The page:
ConnectTV: Share the Experience

ConnectTV: Share the Experience

Erik Boertjes (TNO Information and Communication Technology, The Netherlands), Jente Klok (TNO Information and Communication Technology, The Netherlands), Omar Niamut (TNO Information and Communication Technology, The Netherlands) and Martijn Staal (TNO Information and Communication Technology, The Netherlands)
DOI: 10.4018/978-1-60566-656-3.ch011
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Abstract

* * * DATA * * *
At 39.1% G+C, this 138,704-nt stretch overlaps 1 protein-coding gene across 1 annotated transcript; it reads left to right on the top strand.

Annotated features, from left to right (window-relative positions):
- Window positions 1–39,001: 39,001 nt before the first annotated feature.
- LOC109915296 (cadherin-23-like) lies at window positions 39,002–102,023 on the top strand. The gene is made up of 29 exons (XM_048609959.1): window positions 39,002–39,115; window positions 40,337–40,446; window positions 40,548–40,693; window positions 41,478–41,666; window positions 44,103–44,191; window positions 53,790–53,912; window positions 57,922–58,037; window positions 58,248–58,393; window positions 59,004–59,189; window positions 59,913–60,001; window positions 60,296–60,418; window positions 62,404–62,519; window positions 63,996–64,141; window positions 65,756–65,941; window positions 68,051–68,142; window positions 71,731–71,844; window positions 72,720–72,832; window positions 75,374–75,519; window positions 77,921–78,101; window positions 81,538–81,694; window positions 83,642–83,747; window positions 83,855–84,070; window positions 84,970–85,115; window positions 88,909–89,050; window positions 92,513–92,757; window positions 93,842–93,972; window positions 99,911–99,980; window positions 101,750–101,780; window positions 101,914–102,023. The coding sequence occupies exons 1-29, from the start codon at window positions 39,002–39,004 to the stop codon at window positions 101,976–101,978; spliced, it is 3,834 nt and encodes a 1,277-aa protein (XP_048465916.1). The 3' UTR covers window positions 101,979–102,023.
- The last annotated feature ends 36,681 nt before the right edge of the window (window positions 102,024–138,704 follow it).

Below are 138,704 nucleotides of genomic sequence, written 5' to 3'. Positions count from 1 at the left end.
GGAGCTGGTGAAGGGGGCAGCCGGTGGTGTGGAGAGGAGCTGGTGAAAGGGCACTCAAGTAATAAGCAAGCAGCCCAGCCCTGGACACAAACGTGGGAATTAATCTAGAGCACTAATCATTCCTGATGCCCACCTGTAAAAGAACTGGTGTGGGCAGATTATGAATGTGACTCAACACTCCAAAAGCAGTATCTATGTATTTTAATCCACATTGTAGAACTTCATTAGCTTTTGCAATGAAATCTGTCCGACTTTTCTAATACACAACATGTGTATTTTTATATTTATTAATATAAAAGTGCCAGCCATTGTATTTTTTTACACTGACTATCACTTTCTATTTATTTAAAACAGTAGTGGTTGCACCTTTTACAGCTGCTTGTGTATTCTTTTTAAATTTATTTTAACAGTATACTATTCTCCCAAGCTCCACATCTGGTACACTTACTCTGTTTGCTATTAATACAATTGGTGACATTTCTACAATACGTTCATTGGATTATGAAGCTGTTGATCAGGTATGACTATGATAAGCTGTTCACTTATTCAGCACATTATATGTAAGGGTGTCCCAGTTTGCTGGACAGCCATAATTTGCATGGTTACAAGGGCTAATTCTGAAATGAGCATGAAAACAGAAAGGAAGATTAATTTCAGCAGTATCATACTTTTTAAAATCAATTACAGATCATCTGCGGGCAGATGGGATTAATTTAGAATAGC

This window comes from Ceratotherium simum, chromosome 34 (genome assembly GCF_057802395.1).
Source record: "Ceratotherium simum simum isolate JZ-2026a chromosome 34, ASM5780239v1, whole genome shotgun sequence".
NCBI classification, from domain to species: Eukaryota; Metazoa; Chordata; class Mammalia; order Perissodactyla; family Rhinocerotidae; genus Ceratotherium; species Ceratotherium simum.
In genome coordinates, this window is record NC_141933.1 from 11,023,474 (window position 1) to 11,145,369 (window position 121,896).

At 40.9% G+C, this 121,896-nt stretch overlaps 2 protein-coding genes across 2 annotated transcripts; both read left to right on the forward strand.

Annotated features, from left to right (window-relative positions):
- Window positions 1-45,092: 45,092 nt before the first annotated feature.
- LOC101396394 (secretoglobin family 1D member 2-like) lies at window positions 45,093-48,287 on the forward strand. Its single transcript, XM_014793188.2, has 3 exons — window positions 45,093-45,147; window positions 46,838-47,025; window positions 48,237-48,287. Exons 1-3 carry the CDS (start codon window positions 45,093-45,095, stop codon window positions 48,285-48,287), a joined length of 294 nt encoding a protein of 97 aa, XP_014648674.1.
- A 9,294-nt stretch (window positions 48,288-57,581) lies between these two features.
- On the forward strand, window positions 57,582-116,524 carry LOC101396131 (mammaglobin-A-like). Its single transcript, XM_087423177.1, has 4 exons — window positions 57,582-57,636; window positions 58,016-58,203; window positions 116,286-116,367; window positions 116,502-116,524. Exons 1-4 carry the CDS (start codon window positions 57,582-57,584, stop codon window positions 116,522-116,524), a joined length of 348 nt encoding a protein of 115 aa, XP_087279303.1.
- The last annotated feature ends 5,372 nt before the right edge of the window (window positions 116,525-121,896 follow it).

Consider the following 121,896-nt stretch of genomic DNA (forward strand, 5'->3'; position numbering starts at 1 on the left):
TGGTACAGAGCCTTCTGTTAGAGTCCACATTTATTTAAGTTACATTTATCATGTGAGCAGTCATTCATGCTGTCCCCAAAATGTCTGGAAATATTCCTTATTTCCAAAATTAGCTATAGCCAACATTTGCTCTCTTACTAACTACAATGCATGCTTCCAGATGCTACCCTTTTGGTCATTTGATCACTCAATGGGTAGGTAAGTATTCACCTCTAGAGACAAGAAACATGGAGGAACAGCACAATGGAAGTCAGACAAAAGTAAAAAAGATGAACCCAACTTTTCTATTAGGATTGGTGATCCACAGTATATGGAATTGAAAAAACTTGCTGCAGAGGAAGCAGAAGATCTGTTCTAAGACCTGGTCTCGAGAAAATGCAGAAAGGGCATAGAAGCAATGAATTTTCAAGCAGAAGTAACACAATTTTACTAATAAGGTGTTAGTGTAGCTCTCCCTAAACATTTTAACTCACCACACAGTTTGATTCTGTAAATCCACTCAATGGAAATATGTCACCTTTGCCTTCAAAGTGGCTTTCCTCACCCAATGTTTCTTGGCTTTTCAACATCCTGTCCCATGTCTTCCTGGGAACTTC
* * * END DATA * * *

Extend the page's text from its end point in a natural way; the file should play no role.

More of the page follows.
The combination of content and communication has proven to be a powerful and successful concept. Many online services not only allow for consumption of content, but also give their users the possibility to exchange views on the content among each other. YouTube for instance, not only allows its visitors to watch movie clips, but also to discuss them, to review them, and to send recommendations about them. Electronic Program Guides on the web more and more offer social functionality in addition to listing television programs; thus integrating content and communication. Users can discuss their favorite TV shows in forums that are organized around TV programs. ConnecTV is a social interactive TV service that combines communication with watching television. It makes watching TV a social activity, and aims to give its users the feeling of ‘watching together’. ConnecTV was developed in the B@Home research project (B@Home). Among the project’s goals was an investigation of the type of services that will become feasible when ‘fiber to the home’ is widely introduced, giving households broadband internet connections with significantly more capacity than today. Although the functional design of ConnecTV was carried out in close cooperation with experts from the media industry, the real test for end-user acceptance would be a field trial with the service. In addition, a trial would reveal the effects on the users’ viewing behavior, and would give insight in how to make a positive business case around ConnecTV. In 2007 ConnecTV was implemented and a field trial was held in about 50 households in the town of Enschede, in The Netherlands. In literature, many systems have been proposed that combine social networks with consuming content in general, or with watching TV specifically. Examples are AmigoTV (Coppens, Trappeniers, & Godon, 2006), 2BeOn (Abreu, Almeida, & Branco, 2001), SocialTV (Harboe, Massey, & Metcalf, 2006), ChaT.V. (Fink, Covell, & Baluja, 2006) and CollaboraTV (Harrison & Amento, 2007). Although some of ConnecTV’s functionality can be found in these services as well, other functions (like following a buddy, or switching to the most popular channel) are new. The main contribution of the research described in this chapter though lays in the field trial of ConnecTV. With some of the above-mentioned social TV services field trials have been performed (e.g. (Harboe, Massey, & Metcalf, 2006)), but they were limited in size (typically two or three groups), and did not use extensive logging of user activities. To our knowledge, a field trial of a social TV service at the scale of the ConnecTV field trial with such extensive logging, surveys and experience sampling has not been performed before. This chapter starts with explaining the functionality of ConnecTV and its implementation. The main focus of this chapter is the field trial: the set-up, the research questions, the research methodology and the results of the field trial are discussed extensively. The chapter concludes with a description of the most viable approaches for a positive business case, and gives an outline for future work.